This was the sermon/message that I presented at Walker Valley United Methodist Church (Walker Valley, NY) for the 19th Sunday after Pentecost, October 3, 1999. The Scriptures were Exodus 20: 1-4, 7-9, 12-20, Philippians 3: 4-14, and Matthew 21: 33 – 46.
I used to be a football official but had to give it up when I suffered a knee injury back in 1986. It was a fun time, working games that ranged from the Saturday morning Pee-Wee and little league games through Friday night high school games. In fact, had it not been for the injury that one Friday night in 1986, I would have even gotten to do some college games that season.
And like any activity that one participates in, there are moments to remember. Such as the time when we called holding on number “00” only to be told that his number was “88”. It was hard for us to tell because half of the jersey was stuck inside his pants. Oh yes, did I mention that it was one of those Saturday morning Pee-Wee games?
Perhaps the greatest moment in my officiating career came one Saturday night in 1983 during two games at Southhaven, MS. It was a routine to give the announcer a card with the officials and their positions listed on it so that it could be read over the PA system. We always felt that if you were going to boo the officials, you should at least use the right names. For the two games that night the game card read: Robert Mitchell, referee; Tim Mitchell, head linesman; Terry Mitchell, field judge for game 1 and clock operator for game 2; and Tony Mitchell, clock operator for game 1 and field judge for game 2. This was the only time in our family history that the four of us worked as a game crew. And, to be honest, we never did find out how the coaches reacted when they found out that the game crew was a father and his three sons.
Though there were little hearted moments, such as that night, the business of officiating was a serious one and it bothered me that many coaches, and for that matter, many parents did not know the rules of the games. Too many times during a Saturday game, a coach or parent would complain about a call we made or one we missed or why we wouldn’t let them do certain things that everyone saw happening on Sunday afternoon. To these complaints, the response was “this is Saturday, coach; not Sunday.”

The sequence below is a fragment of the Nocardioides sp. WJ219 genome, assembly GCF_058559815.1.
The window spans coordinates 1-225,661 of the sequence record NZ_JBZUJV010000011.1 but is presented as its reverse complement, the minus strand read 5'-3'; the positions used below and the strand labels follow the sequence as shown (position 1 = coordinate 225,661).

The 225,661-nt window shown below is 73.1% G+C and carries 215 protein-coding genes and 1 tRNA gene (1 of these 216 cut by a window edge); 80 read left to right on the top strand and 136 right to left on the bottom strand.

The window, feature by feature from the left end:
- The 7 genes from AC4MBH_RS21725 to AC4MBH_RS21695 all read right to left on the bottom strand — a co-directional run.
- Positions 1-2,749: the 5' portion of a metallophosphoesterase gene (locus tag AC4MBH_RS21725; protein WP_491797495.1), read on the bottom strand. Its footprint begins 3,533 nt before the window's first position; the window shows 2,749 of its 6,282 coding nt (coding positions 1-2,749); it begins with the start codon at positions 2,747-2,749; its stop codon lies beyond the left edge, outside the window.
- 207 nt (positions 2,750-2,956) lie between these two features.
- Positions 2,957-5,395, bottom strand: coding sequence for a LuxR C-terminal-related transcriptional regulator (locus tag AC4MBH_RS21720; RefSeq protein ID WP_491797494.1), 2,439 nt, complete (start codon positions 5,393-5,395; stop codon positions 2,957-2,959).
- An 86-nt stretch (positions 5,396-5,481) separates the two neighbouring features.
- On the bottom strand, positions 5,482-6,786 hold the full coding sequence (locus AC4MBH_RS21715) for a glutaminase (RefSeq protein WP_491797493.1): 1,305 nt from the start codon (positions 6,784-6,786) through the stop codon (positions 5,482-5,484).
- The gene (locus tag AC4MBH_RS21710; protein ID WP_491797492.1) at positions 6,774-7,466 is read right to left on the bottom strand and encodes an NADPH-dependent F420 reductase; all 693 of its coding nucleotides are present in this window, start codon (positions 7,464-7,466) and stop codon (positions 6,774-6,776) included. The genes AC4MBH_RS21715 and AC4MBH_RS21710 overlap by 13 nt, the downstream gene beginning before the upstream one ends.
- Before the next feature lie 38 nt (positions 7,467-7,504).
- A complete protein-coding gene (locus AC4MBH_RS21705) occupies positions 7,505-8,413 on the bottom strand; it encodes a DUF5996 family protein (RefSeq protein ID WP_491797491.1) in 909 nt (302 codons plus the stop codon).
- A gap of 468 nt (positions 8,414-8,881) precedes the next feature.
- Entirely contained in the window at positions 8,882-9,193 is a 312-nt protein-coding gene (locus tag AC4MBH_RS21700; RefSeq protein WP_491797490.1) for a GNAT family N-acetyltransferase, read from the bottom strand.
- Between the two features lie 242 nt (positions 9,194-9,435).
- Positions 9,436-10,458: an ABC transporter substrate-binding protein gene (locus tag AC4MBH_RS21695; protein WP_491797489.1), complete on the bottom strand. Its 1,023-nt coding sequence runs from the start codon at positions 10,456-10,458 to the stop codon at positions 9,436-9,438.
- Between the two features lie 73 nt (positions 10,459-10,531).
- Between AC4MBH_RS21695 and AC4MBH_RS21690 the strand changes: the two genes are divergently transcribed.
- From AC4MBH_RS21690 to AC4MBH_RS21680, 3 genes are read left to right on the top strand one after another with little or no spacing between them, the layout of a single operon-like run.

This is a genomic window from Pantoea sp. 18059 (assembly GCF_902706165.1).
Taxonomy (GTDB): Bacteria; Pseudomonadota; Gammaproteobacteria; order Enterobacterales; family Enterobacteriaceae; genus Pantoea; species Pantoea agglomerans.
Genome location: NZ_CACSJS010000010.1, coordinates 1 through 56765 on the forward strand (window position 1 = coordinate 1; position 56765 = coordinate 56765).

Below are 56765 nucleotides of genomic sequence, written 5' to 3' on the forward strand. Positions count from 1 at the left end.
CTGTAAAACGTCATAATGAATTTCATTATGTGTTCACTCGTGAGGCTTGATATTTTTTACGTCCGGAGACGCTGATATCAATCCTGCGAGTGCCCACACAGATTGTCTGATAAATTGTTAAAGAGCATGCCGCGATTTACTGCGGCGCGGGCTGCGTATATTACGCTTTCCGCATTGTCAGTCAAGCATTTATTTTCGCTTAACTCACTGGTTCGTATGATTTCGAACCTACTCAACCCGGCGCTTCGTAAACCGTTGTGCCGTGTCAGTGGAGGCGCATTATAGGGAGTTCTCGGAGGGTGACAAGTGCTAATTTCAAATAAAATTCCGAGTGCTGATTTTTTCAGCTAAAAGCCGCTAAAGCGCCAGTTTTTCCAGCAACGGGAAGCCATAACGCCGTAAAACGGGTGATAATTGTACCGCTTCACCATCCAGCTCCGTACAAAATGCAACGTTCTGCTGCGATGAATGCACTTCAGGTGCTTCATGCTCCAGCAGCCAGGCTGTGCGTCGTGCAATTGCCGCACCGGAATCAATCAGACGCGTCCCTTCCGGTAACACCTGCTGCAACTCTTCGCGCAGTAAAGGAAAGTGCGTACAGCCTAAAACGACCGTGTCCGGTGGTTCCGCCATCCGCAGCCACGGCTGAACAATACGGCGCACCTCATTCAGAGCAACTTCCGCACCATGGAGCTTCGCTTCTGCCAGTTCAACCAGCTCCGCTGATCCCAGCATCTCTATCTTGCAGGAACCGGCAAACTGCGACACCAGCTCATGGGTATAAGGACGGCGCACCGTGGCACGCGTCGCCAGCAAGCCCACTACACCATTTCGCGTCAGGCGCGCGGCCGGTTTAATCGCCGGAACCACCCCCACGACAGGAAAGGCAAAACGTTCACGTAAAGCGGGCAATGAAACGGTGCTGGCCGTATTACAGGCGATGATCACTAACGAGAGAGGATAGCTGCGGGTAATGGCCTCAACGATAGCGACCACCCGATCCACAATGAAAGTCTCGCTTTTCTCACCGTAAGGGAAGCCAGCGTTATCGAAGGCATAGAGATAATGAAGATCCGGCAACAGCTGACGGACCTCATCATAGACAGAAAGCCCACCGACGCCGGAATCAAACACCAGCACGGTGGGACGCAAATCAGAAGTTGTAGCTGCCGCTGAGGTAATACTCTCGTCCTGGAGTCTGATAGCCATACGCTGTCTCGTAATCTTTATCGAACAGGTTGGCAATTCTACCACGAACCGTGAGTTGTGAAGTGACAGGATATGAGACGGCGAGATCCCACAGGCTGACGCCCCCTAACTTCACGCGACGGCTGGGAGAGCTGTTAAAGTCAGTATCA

Rules are the way we live each day in a civilized society. Without rules and laws, life would be chaos. In giving the Israelites the Ten Commandments early in the Exodus, God was giving them the rules of basic morality and relationships.
The Ten Commandments are often divided into two parts, our relationship with God and our relationship with others. The first four commandments deal with our relationship with God:
- Put God first in everything.
- Reject ideas about God that He himself has not revealed.
- Never speak or act as if God is not real or present.
- Set aside a day to rest and remember God.
The remaining six commandments deal with our relationship with others:
- Show respect for your parents.
- Do nothing with an intent to harm another person.
- Be faithful in your commitment to your spouse.
- Respect the rights of others.
- Respect others reputation as well as their lives and property.
- Care about others, not about their possessions.
Robert Schuller wrote “ God gave us these ten laws to protect us from an alluring, tempting path which would ultimately lead only to sickness, sin, and sorrow.”
It is also important to note that God gave the commandments to the Israelites after, not before He chose them. He did not say to a group of people wandering in the desert to keep these commandments and you would become my people. Rather, people will want to live the kind of life described by the commandments because God saved them.
God also did not force the Israelites to accept his laws. He did say that this was what was expected of them and what would happen should they choose not to follow the laws. But God also promised blessings upon the Israelites if they obeyed the commandments. This was the foundation for what is called the Law Covenant. Unlike God’s covenant with Abraham, this was an agreement between two parties, God and Israel.
In any society, there is a need for laws and rules but it must be understood that laws themselves cannot be so constructed as to harm others. When I was growing up in the South, I saw the consequences of laws designed to continue the effects of segregation, even after segregation was illegal. In Alabama, students had to buy their own books rather than have them provided by the school system. If your parents could afford the books, then you had the books. If your parents couldn’t; well, you just suffered the consequences. In Tennessee, all music programs got the same amount of money each year but what was given was barely enough to buy the sheet music for one song. If you wanted more, or if you need instruments for the band, then it was up to the Band Boosters to get the money. So schools where the parents had the resources got the better instruments and the better uniforms. If the parents didn’t have the resources, then the band didn’t get the better stuff. Laws should be made to prevent injustice, not cause it.